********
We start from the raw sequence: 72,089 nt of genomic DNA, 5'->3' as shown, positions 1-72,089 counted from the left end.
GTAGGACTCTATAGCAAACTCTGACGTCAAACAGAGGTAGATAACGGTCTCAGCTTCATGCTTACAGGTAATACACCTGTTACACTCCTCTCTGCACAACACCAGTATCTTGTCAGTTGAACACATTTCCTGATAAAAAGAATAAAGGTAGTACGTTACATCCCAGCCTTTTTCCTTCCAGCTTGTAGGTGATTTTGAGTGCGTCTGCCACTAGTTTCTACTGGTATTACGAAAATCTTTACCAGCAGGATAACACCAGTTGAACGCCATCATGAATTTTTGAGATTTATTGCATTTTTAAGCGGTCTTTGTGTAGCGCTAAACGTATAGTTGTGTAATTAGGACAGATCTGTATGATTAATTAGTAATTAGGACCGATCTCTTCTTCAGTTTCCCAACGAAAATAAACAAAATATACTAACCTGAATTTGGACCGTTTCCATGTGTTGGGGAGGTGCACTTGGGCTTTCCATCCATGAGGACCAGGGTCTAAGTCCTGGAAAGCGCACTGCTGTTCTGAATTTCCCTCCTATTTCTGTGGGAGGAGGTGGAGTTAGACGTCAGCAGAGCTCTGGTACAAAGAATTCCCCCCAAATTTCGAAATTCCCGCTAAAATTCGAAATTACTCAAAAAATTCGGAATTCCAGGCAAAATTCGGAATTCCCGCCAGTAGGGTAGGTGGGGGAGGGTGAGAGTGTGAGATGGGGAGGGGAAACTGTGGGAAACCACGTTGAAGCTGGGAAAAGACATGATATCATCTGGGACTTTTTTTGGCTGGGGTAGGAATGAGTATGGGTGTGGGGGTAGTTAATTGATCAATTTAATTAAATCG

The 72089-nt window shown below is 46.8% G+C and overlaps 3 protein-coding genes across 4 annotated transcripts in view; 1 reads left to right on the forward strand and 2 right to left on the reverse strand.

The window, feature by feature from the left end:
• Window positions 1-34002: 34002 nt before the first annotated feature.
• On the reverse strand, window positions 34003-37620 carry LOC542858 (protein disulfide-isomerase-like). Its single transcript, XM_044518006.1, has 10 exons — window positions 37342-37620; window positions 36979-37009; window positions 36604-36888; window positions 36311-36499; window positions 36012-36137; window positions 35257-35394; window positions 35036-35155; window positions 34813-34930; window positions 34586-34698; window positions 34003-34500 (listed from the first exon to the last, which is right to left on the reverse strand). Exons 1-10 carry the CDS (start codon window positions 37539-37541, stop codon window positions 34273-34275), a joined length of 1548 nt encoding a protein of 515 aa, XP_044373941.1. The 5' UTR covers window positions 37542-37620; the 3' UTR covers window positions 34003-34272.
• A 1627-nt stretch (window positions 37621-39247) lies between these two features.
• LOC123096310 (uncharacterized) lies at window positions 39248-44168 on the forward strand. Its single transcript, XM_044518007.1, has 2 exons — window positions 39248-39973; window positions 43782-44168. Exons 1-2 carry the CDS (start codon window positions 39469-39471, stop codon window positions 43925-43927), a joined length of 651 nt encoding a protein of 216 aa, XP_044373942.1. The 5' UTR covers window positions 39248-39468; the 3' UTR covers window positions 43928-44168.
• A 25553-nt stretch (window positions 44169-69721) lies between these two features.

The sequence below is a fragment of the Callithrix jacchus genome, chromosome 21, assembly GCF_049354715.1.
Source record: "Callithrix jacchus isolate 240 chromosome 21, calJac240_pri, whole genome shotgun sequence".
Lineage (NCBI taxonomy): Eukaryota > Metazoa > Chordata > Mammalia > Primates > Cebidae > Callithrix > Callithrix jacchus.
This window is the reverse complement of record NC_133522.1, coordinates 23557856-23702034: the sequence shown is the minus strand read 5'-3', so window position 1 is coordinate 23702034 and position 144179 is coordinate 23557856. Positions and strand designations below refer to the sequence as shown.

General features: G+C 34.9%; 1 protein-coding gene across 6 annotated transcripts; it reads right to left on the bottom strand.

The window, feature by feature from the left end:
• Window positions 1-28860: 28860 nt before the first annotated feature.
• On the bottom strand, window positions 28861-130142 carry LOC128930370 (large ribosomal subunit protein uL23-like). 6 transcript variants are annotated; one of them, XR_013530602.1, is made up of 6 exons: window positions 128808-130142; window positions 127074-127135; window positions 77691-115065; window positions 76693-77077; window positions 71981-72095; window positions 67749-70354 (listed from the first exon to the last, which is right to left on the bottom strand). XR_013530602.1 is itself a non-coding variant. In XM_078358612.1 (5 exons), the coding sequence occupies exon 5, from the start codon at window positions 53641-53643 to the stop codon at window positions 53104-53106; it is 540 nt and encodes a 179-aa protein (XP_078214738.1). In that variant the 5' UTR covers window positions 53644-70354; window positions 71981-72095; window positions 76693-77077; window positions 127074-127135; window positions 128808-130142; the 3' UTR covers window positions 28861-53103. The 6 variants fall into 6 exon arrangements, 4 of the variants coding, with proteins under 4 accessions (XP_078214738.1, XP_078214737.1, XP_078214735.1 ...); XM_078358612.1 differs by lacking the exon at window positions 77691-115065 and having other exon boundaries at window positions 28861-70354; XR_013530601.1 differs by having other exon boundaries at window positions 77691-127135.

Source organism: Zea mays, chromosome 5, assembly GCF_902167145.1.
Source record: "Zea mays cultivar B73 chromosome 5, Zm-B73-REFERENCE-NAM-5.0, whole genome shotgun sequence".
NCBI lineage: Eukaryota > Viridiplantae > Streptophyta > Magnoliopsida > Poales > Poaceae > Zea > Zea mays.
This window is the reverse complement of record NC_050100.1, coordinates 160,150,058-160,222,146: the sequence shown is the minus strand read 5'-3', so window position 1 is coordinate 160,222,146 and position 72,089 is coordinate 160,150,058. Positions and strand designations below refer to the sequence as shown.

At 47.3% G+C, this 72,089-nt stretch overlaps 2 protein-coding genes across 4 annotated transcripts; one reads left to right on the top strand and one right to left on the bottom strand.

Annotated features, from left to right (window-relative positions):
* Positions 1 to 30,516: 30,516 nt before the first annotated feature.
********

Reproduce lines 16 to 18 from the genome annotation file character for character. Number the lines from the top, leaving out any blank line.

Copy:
• Window positions 1-28860: 28860 nt before the first annotated feature.
• On the bottom strand, window positions 28861-130142 carry LOC128930370 (large ribosomal subunit protein uL23-like). 6 transcript variants are annotated; one of them, XR_013530602.1, is made up of 6 exons: window positions 128808-130142; window positions 127074-127135; window positions 77691-115065; window positions 76693-77077; window positions 71981-72095; window positions 67749-70354 (listed from the first exon to the last, which is right to left on the bottom strand). XR_013530602.1 is itself a non-coding variant. In XM_078358612.1 (5 exons), the coding sequence occupies exon 5, from the start codon at window positions 53641-53643 to the stop codon at window positions 53104-53106; it is 540 nt and encodes a 179-aa protein (XP_078214738.1). In that variant the 5' UTR covers window positions 53644-70354; window positions 71981-72095; window positions 76693-77077; window positions 127074-127135; window positions 128808-130142; the 3' UTR covers window positions 28861-53103. The 6 variants fall into 6 exon arrangements, 4 of the variants coding, with proteins under 4 accessions (XP_078214738.1, XP_078214737.1, XP_078214735.1 ...); XM_078358612.1 differs by lacking the exon at window positions 77691-115065 and having other exon boundaries at window positions 28861-70354; XR_013530601.1 differs by having other exon boundaries at window positions 77691-127135.

Source organism: Zea mays, chromosome 5, assembly GCF_902167145.1.